Unformatted text preview: l of the Enemy's party, prepared. How much better for us if all humans died
in costly nursing homes amid doctors who lie, nurses who lie, friends who lie, as we have trained them, promising life
to the dying, encouraging the belief that sickness excuses every indulgence, and even, if our workers know their job,
withholding all suggestion of a priest lest it should betray to the sick man his true condition! And how disastrous for us
is the continual remembrance of death which war enforces. One of our best weapons, contented worldliness, is rendered
useless. In wartime not even a human can believe that he is going to live forever.
I know that Scabtree and others have seen in wars a great opportunity for attacks on faith, but I think that view was
exaggerated. The Enemy's human partisans have all been plainly told by Him that suffering is an essential part of what
He calls Redemption; so that a faith which is destroyed by a war or a pestilence cannot really have been worth the
trouble of destroying. I am speaking now of diffused suffering over a long period such as the war will produce. Of
course, at the precise moment of terror, bereavement, or physical pain, you may catch your man when his reason is http://members.fortunecity.com/phantom1/books2/c._s._lewis_-_the_screwtape_letters.htm 2/07/2008 THE SCREWTAPE LETTERS Page 7 of 34 temporarily suspended. But even then, if he applies to Enemy headquarters, I have found that the post is nearly always
Your affectionate uncle
MY DEAR WORMWOOD,
I am delighted to hear that your patient's age and profession make it possible, but by no means certain, that he will be
called up for military service. We want him to be in the maximum uncertainty, so that his mind will be filled with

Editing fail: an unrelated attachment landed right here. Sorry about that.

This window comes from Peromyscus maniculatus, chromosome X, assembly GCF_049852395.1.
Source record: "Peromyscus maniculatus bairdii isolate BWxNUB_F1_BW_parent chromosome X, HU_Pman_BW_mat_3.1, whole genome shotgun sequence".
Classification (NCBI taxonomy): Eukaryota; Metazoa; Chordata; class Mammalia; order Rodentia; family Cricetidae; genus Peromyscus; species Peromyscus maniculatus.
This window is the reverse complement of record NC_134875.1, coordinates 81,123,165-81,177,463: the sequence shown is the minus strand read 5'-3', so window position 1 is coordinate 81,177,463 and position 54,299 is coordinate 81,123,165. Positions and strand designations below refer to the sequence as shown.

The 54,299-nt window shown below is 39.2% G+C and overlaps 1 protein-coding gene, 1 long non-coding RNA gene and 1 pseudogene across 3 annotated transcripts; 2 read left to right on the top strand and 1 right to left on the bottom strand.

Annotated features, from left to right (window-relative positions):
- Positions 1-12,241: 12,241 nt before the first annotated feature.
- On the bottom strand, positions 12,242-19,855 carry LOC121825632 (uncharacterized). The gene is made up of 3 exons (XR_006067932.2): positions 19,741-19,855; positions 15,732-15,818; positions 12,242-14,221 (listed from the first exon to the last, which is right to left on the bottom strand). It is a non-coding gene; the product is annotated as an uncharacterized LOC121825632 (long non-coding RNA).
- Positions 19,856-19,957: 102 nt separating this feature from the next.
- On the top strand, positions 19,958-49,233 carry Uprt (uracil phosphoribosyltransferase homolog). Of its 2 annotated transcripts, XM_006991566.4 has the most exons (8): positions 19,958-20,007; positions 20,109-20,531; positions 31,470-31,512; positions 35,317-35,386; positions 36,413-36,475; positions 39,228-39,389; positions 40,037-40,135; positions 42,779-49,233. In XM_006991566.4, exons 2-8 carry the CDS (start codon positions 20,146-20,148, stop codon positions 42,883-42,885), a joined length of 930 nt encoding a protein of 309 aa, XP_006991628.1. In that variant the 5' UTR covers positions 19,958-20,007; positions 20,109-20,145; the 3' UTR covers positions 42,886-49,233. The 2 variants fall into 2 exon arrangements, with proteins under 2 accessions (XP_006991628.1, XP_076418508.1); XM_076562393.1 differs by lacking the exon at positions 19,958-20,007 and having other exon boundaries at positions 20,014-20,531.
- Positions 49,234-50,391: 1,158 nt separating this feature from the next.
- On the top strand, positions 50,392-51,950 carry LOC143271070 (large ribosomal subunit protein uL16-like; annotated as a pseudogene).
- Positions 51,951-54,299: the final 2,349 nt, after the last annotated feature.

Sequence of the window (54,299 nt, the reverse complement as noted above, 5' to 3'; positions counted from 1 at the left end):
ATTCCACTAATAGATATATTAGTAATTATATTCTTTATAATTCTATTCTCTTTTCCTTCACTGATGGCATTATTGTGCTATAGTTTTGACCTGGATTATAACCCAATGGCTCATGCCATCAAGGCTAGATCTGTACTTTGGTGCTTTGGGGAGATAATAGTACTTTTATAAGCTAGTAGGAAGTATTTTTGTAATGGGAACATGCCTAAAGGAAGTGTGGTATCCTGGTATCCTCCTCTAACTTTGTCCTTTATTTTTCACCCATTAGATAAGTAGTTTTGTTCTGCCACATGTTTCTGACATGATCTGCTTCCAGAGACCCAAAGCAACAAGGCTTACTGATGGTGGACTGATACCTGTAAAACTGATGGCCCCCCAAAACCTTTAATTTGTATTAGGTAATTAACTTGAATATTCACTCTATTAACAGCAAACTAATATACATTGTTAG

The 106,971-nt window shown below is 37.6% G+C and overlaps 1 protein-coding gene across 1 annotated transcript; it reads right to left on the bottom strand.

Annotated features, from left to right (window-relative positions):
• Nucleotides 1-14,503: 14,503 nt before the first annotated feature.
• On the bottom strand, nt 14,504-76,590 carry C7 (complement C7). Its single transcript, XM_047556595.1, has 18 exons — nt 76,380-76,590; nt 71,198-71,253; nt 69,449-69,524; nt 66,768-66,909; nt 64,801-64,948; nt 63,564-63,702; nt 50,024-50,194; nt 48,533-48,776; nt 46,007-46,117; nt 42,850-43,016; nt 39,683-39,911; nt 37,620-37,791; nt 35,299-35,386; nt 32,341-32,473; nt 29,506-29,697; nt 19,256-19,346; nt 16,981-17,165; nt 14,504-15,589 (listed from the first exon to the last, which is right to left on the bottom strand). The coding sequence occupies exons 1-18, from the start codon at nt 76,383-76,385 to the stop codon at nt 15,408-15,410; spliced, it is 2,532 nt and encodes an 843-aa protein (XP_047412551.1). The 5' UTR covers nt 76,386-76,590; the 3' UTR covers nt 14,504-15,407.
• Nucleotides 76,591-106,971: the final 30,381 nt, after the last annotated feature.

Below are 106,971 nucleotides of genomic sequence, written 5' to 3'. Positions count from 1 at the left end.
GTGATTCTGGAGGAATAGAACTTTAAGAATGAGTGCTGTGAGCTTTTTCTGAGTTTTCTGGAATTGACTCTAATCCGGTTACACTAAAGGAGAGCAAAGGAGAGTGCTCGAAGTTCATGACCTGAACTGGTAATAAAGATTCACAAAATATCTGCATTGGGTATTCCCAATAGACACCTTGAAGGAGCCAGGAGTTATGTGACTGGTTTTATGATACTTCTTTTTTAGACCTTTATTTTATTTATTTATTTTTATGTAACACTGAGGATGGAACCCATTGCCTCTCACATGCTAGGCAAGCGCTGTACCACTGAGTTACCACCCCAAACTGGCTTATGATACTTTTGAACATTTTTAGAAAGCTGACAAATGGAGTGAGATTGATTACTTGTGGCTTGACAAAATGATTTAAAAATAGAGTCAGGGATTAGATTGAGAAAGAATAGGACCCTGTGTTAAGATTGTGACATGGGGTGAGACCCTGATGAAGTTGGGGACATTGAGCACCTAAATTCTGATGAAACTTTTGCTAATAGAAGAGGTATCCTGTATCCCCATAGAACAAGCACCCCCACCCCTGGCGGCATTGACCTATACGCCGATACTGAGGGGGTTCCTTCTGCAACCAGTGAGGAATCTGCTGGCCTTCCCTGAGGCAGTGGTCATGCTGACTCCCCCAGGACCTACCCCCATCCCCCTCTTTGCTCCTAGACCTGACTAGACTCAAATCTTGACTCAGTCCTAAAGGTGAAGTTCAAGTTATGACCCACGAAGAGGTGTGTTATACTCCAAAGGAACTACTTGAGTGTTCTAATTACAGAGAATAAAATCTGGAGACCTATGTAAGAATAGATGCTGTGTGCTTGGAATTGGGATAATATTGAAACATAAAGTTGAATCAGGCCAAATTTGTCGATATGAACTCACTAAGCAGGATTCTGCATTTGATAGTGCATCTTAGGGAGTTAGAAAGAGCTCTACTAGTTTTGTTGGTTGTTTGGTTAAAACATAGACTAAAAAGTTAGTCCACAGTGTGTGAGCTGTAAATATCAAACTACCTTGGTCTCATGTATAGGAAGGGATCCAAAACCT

contradictory pictures of the future, every one of which arouses hope or fear. There is nothing like suspense and anxiety
for barricading a human's mind against the Enemy. He wants men to be concerned with what they do; our business is to
keep them thinking about what will happen to them.
Your patient will, of course, have picked up the notion that he must submit with patience to the Enemy's will. What the
Enemy means by this is primarily that he should accept with patience the tribulation which has actually been dealt out
to him—the present anxiety and suspense. It is about this that he is to say "Thy will be done", and for the daily task of
bearing this that the daily bread will be provided. It is your business to see that the patient never thinks of the present
fear as his appointed cross but only of the things he is afraid of.
Let him regard them as his crosses: let him forget that, since they are incompatible, they cannot all happen to him, and
let him try to practise fortitude and patience to them all in advance. For real resignation, at the same moment, to a dozen
different and hypothetical fates, is almost impossible, and the Enemy does not greatly assist those who are trying to
attain it: resignation to present and actual suffering, even where that suffering consists of fear, is far easier and is
usually helped by this direct action.
An important spiritual law is here involved. I have explained...
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- Spring '07
- C. S. Lewis, The Screwtape Letters